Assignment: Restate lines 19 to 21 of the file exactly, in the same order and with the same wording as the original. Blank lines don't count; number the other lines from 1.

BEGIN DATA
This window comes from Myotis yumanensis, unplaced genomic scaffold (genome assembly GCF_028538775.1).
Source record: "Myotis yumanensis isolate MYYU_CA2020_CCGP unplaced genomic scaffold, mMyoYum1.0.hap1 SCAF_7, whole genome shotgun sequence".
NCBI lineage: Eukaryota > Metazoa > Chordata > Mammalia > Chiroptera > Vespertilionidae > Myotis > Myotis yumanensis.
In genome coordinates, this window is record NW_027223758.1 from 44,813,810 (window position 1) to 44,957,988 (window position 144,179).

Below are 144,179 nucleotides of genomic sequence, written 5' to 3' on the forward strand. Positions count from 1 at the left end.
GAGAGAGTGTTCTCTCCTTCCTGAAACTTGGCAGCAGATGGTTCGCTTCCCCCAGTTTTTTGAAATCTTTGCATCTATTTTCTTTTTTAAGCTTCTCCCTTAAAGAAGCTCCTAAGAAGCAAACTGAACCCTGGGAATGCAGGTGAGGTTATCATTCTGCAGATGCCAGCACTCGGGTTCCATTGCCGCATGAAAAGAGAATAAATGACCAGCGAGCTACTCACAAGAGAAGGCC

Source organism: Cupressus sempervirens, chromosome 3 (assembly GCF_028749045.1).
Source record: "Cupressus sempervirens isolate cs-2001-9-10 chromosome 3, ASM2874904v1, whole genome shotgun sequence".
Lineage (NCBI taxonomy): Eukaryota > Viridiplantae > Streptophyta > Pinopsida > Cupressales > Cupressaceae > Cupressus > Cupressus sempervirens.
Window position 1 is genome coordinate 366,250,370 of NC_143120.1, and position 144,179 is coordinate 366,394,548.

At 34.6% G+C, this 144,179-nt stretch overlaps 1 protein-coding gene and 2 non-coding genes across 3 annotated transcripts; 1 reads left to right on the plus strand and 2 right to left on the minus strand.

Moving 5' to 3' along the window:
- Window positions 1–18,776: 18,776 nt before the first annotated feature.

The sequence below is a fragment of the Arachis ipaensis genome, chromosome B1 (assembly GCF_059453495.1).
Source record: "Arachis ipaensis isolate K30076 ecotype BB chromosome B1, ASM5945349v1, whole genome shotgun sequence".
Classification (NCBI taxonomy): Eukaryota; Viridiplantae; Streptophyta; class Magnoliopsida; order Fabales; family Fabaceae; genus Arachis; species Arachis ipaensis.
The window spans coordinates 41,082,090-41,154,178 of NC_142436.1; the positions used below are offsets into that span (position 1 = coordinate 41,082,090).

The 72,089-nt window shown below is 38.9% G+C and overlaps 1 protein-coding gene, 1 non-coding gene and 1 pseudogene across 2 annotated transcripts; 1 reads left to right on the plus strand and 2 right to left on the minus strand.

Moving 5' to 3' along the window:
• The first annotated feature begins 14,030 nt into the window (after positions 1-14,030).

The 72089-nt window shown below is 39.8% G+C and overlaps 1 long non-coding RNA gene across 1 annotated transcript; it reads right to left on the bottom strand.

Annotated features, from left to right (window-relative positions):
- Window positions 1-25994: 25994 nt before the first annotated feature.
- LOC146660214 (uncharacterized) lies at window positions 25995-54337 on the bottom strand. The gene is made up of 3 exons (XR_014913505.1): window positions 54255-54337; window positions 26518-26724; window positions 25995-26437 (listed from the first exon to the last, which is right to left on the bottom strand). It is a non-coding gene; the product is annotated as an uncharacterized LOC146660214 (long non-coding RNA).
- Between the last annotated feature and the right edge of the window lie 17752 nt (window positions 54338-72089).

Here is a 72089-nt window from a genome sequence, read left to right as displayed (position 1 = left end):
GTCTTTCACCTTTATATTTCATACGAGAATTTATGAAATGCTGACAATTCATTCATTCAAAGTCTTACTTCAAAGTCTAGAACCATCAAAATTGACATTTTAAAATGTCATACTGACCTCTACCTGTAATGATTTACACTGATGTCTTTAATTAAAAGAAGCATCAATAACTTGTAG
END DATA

Moving 5' to 3' along the window:
• The first annotated feature begins 14,030 nt into the window (after positions 1-14,030).

The 72089-nt window shown below is 39.8% G+C and overlaps 1 long non-coding RNA gene across 1 annotated transcript; it reads right to left on the bottom strand.